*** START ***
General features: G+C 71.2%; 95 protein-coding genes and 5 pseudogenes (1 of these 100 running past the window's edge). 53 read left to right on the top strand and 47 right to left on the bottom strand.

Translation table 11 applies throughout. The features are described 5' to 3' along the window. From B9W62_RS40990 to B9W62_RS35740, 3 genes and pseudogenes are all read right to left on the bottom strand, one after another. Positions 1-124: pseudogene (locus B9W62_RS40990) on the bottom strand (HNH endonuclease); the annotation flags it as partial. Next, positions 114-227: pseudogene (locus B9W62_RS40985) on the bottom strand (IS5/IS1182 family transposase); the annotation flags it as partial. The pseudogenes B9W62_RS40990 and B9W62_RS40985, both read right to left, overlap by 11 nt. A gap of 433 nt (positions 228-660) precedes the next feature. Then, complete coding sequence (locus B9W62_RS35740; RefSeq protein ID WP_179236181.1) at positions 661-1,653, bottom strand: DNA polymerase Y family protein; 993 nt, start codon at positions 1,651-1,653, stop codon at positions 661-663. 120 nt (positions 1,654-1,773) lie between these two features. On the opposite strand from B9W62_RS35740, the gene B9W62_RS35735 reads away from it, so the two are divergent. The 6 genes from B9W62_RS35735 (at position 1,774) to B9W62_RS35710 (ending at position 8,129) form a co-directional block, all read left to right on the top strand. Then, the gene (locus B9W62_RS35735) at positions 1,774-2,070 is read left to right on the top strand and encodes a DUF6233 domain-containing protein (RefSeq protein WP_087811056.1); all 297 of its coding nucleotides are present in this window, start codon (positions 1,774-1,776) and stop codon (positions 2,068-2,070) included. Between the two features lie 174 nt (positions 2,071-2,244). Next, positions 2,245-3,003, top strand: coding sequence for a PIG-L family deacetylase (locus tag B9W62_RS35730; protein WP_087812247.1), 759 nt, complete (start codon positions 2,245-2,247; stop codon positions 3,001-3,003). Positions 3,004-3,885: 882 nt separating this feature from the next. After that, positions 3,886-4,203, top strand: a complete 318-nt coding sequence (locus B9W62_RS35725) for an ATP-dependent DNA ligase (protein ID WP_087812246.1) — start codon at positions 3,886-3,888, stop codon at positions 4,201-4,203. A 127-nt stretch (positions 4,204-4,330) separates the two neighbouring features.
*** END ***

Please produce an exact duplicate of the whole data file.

General features: G+C 71.2%; 95 protein-coding genes and 5 pseudogenes (1 of these 100 running past the window's edge). 53 read left to right on the top strand and 47 right to left on the bottom strand.

Translation table 11 applies throughout. The features are described 5' to 3' along the window. From B9W62_RS40990 to B9W62_RS35740, 3 genes and pseudogenes are all read right to left on the bottom strand, one after another. Positions 1-124: pseudogene (locus B9W62_RS40990) on the bottom strand (HNH endonuclease); the annotation flags it as partial. Next, positions 114-227: pseudogene (locus B9W62_RS40985) on the bottom strand (IS5/IS1182 family transposase); the annotation flags it as partial. The pseudogenes B9W62_RS40990 and B9W62_RS40985, both read right to left, overlap by 11 nt. A gap of 433 nt (positions 228-660) precedes the next feature. Then, complete coding sequence (locus B9W62_RS35740; RefSeq protein ID WP_179236181.1) at positions 661-1,653, bottom strand: DNA polymerase Y family protein; 993 nt, start codon at positions 1,651-1,653, stop codon at positions 661-663. 120 nt (positions 1,654-1,773) lie between these two features. On the opposite strand from B9W62_RS35740, the gene B9W62_RS35735 reads away from it, so the two are divergent. The 6 genes from B9W62_RS35735 (at position 1,774) to B9W62_RS35710 (ending at position 8,129) form a co-directional block, all read left to right on the top strand. Then, the gene (locus B9W62_RS35735) at positions 1,774-2,070 is read left to right on the top strand and encodes a DUF6233 domain-containing protein (RefSeq protein WP_087811056.1); all 297 of its coding nucleotides are present in this window, start codon (positions 1,774-1,776) and stop codon (positions 2,068-2,070) included. Between the two features lie 174 nt (positions 2,071-2,244). Next, positions 2,245-3,003, top strand: coding sequence for a PIG-L family deacetylase (locus tag B9W62_RS35730; protein WP_087812247.1), 759 nt, complete (start codon positions 2,245-2,247; stop codon positions 3,001-3,003). Positions 3,004-3,885: 882 nt separating this feature from the next. After that, positions 3,886-4,203, top strand: a complete 318-nt coding sequence (locus B9W62_RS35725) for an ATP-dependent DNA ligase (protein ID WP_087812246.1) — start codon at positions 3,886-3,888, stop codon at positions 4,201-4,203. A 127-nt stretch (positions 4,204-4,330) separates the two neighbouring features.